By Todd Franko
I’m with the boys today — Mitch, Max and Maguire.
No real plan; no real agenda. Just father and sons.
That’s kind of how it’s been for 12 years now — no real plan; no real agenda; just take the path that’s there, or make one when you want to.
On Friday there were tremendous messages on fatherhood that came out of an event convened by our First Dad, President Obama, and which included celebrity dads and regular dads (Papapalooza weekend for Obama continues today with a great essay in Parade magazine inside The Vindy).
But a Friday message from Obama sticks with me this morning.
When his daughters were born, Obama promised them that they would live a life better than he lived.
I created no such plan, created no such agenda.
I just created.
The rest, I figured, I’d just figure out — a perpetual work in progress.
Day to day. Year to year. Lego creation to Lego creation.
Twelve years into fatherhood, I’d give myself a B- in terms of being a dad. That’s probably my greatest achievement as a dad — that I don’t consider my achievements all that successful, and that there’s a lot more work to do.
Typical of a lot of dads, I believe my wife has succeeded more as a mom than I have as a dad. I teased early on in our parenting that she would lead the first half of their childhood; I would lead the second half. It was a more accurate pronouncement than I imagined.
So on this 100th anniversary of the first Father’s Day, fatherhood for me is at a crossroads.
My sons are at an age (12, 10 and 8) when they understand more about things — life, work, girls, boy parts, me and my wife, money, careers, etc.
And my own dad’s at an age when medical moments start to raise more of an eyebrow. The most major medical occurrence of his life was just two weeks ago. It was a blunt reminder that a dad’s life is still part of the child’s life — regardless of the miles between. Parent and child; father and son.
Connected to fatherhood at both ends, I’m a work in progress — more assumption than acumen, more hunch than history, more man than manual.
What agenda I do not set seems to get set for me.
This year has brought on the topic of girls. Freckles and not being attractive came in step with that.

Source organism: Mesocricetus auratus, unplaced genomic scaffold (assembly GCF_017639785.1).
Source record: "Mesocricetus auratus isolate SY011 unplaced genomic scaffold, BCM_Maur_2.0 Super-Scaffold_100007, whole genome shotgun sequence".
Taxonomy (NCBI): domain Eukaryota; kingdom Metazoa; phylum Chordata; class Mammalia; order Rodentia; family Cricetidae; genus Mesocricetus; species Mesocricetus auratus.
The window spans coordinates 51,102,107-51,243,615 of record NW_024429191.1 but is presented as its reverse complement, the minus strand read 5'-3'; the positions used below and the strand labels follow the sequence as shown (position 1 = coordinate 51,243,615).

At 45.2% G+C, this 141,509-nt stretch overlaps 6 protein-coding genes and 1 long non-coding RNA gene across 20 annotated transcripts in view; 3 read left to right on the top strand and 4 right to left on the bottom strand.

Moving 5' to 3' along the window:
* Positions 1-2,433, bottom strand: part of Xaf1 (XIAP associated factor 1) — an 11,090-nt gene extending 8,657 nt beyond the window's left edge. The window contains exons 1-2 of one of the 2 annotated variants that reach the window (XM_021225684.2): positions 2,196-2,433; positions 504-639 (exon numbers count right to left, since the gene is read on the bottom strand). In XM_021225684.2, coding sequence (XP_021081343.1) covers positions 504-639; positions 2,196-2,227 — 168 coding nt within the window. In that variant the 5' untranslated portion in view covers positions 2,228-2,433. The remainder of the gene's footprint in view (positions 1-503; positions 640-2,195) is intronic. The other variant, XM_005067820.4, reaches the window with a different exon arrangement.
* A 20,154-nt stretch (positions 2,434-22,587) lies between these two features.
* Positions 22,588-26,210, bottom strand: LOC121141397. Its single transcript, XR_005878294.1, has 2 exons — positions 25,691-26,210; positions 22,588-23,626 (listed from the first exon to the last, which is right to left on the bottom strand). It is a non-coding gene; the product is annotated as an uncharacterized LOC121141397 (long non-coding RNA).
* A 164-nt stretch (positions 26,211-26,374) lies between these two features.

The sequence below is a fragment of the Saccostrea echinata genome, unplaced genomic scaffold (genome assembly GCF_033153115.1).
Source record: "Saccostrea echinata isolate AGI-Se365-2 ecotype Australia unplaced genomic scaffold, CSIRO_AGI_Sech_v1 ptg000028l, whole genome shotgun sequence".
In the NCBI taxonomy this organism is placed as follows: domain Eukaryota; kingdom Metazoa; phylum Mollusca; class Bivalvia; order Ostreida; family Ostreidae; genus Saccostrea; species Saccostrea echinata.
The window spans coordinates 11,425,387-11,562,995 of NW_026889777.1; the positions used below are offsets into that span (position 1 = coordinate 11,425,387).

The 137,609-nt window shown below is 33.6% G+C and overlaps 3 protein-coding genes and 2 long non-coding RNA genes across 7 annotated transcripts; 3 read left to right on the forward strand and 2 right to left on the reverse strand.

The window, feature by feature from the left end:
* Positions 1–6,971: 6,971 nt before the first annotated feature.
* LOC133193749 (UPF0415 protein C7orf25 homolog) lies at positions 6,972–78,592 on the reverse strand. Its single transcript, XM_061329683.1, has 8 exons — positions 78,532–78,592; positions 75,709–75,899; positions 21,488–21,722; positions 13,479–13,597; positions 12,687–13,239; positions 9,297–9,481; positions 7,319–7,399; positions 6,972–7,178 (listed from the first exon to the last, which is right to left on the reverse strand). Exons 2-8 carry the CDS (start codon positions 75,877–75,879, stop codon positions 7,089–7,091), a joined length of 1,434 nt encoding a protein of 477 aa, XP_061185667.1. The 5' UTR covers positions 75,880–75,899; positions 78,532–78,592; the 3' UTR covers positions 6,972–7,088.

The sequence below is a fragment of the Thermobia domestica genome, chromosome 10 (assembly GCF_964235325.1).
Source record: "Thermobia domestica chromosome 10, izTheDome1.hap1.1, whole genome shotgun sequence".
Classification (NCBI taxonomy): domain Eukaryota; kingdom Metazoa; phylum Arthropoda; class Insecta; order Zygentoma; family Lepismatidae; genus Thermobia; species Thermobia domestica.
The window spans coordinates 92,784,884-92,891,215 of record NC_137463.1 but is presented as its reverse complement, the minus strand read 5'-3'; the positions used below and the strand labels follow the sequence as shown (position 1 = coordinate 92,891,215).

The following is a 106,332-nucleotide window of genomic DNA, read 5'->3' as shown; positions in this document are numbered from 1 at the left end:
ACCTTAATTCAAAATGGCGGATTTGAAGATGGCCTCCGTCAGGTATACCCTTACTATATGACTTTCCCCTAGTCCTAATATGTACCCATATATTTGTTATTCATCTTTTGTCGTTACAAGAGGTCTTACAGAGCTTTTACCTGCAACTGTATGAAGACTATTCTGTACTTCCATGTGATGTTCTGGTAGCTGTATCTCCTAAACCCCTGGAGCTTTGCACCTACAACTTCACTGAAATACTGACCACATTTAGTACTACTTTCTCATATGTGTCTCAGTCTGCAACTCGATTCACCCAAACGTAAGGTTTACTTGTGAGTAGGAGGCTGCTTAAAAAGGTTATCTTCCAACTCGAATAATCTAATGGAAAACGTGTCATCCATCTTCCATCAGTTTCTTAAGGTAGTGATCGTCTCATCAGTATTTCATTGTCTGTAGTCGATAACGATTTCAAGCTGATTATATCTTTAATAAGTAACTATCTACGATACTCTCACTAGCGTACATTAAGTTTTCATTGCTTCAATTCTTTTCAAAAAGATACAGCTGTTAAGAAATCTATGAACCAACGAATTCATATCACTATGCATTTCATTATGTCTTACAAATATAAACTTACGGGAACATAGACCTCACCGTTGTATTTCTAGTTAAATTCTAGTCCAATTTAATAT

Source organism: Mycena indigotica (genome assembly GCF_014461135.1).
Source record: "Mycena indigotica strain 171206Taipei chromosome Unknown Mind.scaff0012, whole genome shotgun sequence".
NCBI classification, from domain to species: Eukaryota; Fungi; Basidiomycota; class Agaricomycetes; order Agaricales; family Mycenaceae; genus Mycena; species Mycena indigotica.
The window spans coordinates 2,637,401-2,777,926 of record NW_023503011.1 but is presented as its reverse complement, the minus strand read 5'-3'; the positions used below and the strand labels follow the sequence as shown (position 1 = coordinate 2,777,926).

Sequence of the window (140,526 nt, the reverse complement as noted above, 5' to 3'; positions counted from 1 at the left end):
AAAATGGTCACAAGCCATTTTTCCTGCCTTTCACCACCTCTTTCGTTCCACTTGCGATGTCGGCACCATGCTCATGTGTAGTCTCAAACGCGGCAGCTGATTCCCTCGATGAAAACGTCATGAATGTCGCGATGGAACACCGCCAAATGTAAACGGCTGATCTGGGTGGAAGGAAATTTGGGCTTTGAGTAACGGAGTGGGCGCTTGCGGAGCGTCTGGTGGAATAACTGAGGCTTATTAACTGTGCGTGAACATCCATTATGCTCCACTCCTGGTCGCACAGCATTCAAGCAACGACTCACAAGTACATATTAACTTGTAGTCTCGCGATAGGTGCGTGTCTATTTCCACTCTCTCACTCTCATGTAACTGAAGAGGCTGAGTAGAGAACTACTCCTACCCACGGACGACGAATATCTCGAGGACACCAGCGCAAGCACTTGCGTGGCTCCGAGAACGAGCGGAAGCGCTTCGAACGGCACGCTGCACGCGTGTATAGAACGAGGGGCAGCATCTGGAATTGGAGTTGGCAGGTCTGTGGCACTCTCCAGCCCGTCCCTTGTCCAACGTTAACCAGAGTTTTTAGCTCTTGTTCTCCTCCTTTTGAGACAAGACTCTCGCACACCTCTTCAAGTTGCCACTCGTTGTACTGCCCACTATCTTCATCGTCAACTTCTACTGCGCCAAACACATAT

The discovery of the mechanics of boy parts arrived this year. One son said to my wife incredulously one morning: “There it is again.”
The lesson of money and hard work has been there since their first lemonade stand five years ago. Maybe I’ve taught economics too rigidly, as my oldest has been heard telling his brothers “that’s too expensive to get.”
That lesson of work crossed a major line recently with my oldest son’s first lawn-cutting job. Hummingbird Hill Mayor Dailey pronounced it a major threshold in a man’s life — both for the man passing off the lawn mower and the young man accepting the mower. He traced his family lineage through the passing of the lawn mower (Such profoundness in a lawn mower. That’s why he’s mayor).
Lessons aren’t all serious, and I did offer a lighter-side agenda item this summer.
It’s the Summer of Springsteen.
I have this belief that since men are tragically inept at communicating to their wives and children, on the eighth day, God created Bruce Springsteen.
If music is a highway to the soul, then Bruce is the toll booth collector, at least for the average American male.
So far, I have the boys deep into “Born to Run,” “Hungry Heart,” “Badlands” and of course, “Youngstown.” Chapter Two will likely be the “Nebraska” album, I think. There’s no agenda set for Chapter Three.
I look to many things to help me figure out fatherhood.
Hunch, history, assumption and experience, for sure. My wife, my parents, my peers, of course. Dr. Rosemond and Dr. Drew when I’m at a loss, and Dr. Springsteen when I’m not.
Rewarding, enriching, confusing and profound.
That, and more, I find daily in being a dad.
I can be tough on the boys and short-fused at times.
And each time, I quietly second-guess my tact. Then along comes a moment like last week.
I took two of my sons to golf league at Mill Creek Park.
My youngest went to baseball with my wife. He asked her if I’d still be able to make some part of his game.
Yes, she answered. But why, she asked.
“Because when I do something wrong, he yells at me to do it right.”
And with that, he ran off to the dugout.
Yep — a work in progress.
Happy Father’s Day.